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Science
Computer Science
Artificial Intelligence
425 Final Exam
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Terms in this set (201)
T/F Classification models must have categorical input (features) and categorical outputs (outputs); they cannot take continuous input (features).
F (inputs can be continous)
T/F A perceptron classifier is a discriminative model.
T
T/F Clustering is a supervised learning problem and dimensionality reduction is an unsupervised learning problem.
F (clustering and dimensionality reduction are unsupervised)
T/F Logistic regression refers to regression models that use the logistic sigmoid function to help make prediction.
F (Logistic regression is not a regression model)
T/F K-means guarantees to find the globally optimal solution.
F (Can only guarantee local optimal solution)
T/F SVM aims to minimize the margin.
F (Aims to maximize the margin)
T/F Convolutional neural networks can be used to model image data (e.g., performing image classification); they can also be used to model sequence data.
T (I think)
T/F Compared to normal/basic RNNs, LSTM can alleviate the vanishing gradient issue and hence model long-range dependencies/relations better.
T
Definition of Overfitting
When an algorithm corresponds too closely or exactly to a particular set of data, and may therefore fail to fit additional data or predict future observations reliably.
Definition of Unsupervised Learning
Given only inputs, automatically discover representations, features, structures, etc. It is learned by data that has not been learned, classified or categorized.
Definition of Parametric Models
A learning model that summarizes data with a set number of parameters (or features).
Definition of Regularization
A collection of techniques that can be used to prevent overfitting. Regularization adds information to a problem, often in the form of a penalty against complexity.
Definition of Cross Validation
A model validation technique used for assessing how the results of a statistical analysis will generalize to an independent data set. The main example used in class was n-fold cross validation, where 1/n of the training data is used as validation data, and the (n - 1)/n remaining data is still used as training. You then repeat this process for each fold, a total of n times, and take the average performance of all n validation folds.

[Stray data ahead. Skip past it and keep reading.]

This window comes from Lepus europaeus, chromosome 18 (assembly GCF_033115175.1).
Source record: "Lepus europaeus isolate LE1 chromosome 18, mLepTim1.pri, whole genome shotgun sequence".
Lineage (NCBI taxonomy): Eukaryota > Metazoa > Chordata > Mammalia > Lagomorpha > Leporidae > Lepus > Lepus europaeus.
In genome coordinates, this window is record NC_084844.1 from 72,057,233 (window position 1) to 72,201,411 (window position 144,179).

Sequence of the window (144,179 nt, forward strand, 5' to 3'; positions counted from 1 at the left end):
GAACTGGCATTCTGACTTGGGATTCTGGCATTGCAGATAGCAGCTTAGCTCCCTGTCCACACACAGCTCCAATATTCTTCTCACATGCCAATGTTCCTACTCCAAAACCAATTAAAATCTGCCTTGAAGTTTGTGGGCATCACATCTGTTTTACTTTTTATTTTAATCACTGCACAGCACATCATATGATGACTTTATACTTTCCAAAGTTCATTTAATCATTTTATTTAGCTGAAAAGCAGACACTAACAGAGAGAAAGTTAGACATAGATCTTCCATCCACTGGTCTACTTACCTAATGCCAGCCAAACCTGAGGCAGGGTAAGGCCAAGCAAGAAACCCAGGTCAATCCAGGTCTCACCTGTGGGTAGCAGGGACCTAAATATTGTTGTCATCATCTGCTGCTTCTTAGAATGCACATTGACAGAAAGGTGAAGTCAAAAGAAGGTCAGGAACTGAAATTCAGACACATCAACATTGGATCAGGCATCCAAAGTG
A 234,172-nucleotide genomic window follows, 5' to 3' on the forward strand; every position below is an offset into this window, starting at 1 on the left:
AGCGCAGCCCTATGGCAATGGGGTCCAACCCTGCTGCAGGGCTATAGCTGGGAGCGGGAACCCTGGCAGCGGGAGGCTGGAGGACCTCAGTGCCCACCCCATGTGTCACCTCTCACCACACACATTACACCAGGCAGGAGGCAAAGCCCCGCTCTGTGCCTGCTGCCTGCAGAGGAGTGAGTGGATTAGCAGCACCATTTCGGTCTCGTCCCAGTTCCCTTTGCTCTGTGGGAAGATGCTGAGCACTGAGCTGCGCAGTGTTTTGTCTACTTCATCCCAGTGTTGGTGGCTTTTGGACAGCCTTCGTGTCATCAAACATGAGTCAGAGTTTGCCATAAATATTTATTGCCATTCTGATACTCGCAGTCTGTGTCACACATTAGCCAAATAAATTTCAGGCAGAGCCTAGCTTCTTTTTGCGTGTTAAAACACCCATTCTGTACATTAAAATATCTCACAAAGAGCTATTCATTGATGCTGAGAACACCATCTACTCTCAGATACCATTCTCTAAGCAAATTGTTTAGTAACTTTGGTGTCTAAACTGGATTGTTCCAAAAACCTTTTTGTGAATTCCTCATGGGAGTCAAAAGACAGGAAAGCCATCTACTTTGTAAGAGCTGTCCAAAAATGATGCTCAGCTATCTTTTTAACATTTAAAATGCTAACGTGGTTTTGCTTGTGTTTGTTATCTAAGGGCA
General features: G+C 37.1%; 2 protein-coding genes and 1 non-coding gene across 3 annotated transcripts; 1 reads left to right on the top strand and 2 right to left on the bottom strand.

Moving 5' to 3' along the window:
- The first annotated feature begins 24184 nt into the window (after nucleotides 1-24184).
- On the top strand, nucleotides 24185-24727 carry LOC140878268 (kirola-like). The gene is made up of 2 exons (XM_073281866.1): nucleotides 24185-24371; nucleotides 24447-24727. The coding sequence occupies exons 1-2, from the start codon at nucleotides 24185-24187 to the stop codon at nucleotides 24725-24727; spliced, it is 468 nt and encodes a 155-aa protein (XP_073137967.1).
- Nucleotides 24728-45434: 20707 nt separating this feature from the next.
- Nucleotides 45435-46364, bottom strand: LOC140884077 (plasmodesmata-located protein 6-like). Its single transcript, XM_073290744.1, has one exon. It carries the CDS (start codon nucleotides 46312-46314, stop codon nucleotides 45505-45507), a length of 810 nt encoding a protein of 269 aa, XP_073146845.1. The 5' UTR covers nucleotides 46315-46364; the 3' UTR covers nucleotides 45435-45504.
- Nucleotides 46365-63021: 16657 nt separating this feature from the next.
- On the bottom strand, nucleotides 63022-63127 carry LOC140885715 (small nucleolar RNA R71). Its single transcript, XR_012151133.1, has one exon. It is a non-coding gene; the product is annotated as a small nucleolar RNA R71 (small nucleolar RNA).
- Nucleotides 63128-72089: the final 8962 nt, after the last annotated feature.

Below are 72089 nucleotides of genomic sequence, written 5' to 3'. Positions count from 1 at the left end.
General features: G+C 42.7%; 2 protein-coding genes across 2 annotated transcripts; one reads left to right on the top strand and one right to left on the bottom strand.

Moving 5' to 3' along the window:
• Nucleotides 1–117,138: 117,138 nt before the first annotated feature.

Definition of Clustering
An unsupervised learning problem. Grouping similar training cases together and identifying a prototype example to represent each group.
Definition of Local Minima
Refers to the local minimum within some neighbourhood which may not be the global minimum.
Definition of Naive Bayes Classifier
Sort data into "bins" according to the output classes, C_k. Compute the marginal probabilities, p(C_k). For each class, estimate probabilities of each input, p(C_k | x_i).
Definition of Viterbi Algorithm
Dynamic programming algorithm for obtaining the maximum p(z|x) and the most likely sequence of hidden states that results in a sequence of observed events.
Definition of Backpropagation
Used to train feedforward neural networks. Computes gradient of loss function with respect to the weights.
Definition of models averaging/ensembling
When using the same training data to train different models and can either let the models vote or average their output probabilities.
Definition of dropout
Randomly drop hidden units or input units.
T/F The two major types of machine learning models are supervised models and reinforcement learning models. Unsupervised learning is a special form of supervised learning.
F (The two major types of machine learning models is supervised and unsupervised)
T/F In regression, both the input (i.e., features) and output (i.e., predictions) must take continuous values; they cannot be discrete.
F (Inputs can be discrete or continuous)
T/F In K Nearest Neighbour (KNN), if K is too large, it often causes overfitting.
F (It causes underfitting)
T/F The product of any two kernel functions is still a kernel function.
T
T/F In SVM, once a model is trained, only support vectors are kept; other non-support vectors are not needed in the test stage.
T
T/F In the M step of Mixture of Gaussian, the centre (say, centre-1) of a cluster (say cluster-1), is moved to the weighted mean of all data points that have been assigned to cluster-1 in the previous E step; data points assigned to other clusters will not be considered when M step computes centre-1
F (Mixture of Gaussian considers all points)
T/F The EM algorithm is an unsupervised clustering method.
F (It is an optimization algorithm)